• Tuesday, December 05, 2023
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Don decries absence of seed companies in South East, South South


An agricultural expert and regional head, National Agricultural Seed Council (NASC), South-East region, Umudike, Kamalu Charlie has lamented the absence of seed companies in the South-East South-South regions of the country, especially Cross River State, being an agrarian community. According to Kamalu, 99.9 percent of seed companies in Nigeria are found in the Northern part of the country due to the encouragement of their various state governments to form seed companies. The result, he said, are enormous and beneficial to the economy of the region as each company draws not less than N400 million every year from the Federal Ministry of Agriculture.

Delivering a lecture during the National Programme for Food Security (NPFS) training workshop for extension agents, site managers (NPFS) and farmers (seed producers), at the conference room of the Cross River State Agricultural Development Programme (ADP), Kamaku said seeds being essential planting materials were the most basic inputs in crop production, which contributes about 50 – 70 percent of production.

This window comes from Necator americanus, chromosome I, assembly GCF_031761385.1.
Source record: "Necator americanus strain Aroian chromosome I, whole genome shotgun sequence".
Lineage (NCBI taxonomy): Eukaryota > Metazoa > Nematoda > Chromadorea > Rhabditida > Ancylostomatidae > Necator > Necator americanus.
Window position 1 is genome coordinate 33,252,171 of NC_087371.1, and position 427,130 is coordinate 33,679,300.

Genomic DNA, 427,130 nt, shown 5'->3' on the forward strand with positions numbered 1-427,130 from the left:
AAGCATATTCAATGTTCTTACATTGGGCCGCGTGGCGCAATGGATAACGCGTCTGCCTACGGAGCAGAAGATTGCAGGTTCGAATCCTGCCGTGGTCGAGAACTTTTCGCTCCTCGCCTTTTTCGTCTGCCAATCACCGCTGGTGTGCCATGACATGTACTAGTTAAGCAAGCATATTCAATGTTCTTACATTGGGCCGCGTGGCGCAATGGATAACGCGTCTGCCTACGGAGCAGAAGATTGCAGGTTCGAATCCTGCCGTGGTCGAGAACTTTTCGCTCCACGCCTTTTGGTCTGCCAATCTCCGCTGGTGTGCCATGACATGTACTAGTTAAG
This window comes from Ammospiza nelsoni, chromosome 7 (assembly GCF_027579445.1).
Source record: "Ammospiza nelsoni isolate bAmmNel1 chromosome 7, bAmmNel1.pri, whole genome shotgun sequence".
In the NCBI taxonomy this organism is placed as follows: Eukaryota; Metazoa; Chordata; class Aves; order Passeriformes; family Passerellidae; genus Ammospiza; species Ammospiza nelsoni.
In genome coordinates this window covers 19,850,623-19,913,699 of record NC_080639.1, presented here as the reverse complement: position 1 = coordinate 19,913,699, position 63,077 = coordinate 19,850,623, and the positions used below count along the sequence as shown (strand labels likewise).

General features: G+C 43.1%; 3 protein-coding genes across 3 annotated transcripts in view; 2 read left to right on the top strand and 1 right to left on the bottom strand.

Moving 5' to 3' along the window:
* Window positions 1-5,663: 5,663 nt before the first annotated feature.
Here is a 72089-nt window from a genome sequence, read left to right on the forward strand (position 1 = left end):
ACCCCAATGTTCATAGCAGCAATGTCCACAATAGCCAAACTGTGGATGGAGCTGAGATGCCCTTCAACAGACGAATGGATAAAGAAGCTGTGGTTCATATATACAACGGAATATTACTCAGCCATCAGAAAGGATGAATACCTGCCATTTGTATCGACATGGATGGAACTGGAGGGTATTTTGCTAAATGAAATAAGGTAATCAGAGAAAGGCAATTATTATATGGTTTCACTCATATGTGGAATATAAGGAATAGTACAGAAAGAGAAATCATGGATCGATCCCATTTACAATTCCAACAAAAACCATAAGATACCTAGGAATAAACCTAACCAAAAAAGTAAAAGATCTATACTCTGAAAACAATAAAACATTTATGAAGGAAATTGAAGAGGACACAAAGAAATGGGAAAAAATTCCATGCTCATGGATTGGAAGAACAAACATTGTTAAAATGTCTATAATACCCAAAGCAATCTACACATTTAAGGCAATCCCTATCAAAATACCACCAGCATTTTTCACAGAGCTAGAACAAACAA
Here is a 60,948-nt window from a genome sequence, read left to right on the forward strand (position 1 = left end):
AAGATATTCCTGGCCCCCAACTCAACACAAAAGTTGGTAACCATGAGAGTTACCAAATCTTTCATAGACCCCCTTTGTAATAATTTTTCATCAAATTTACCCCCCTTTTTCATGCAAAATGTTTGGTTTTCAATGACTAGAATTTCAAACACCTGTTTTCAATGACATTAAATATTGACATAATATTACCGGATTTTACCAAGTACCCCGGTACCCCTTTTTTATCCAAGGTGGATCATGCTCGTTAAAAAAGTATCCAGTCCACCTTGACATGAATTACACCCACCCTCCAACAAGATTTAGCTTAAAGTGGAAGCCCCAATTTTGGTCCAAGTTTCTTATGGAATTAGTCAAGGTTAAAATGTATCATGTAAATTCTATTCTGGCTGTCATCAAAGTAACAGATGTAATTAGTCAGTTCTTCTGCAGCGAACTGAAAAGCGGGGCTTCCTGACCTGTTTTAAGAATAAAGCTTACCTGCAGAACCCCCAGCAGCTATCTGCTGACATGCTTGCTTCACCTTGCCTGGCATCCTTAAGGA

The seed industry in the South-East and South-South regions has not been recognised and that is why the NASC is sensitising farmers and other stakeholders to pick interest in forming indigenous seed companies in their various states, he said.

On procedures for forming indigenous seed companies, Kamalu said, “According to the National Agricultural Seed Council (NASC) and the Act establishing it, you have to register it, with the Corporate Affairs Commission (CAC) and ensure that your Article of Association and object clause showing that you are into production and marketing of seed and sidelines, and other agro-inputs in Nigeria and ECOWAS sub-region.”

As the regional head, he has been sensitising through enlightenment and calling on those that have the resources to form seed companies, stressing that the activities of last year yielded fruits as no fewer than 15 companies now exist in the South East.”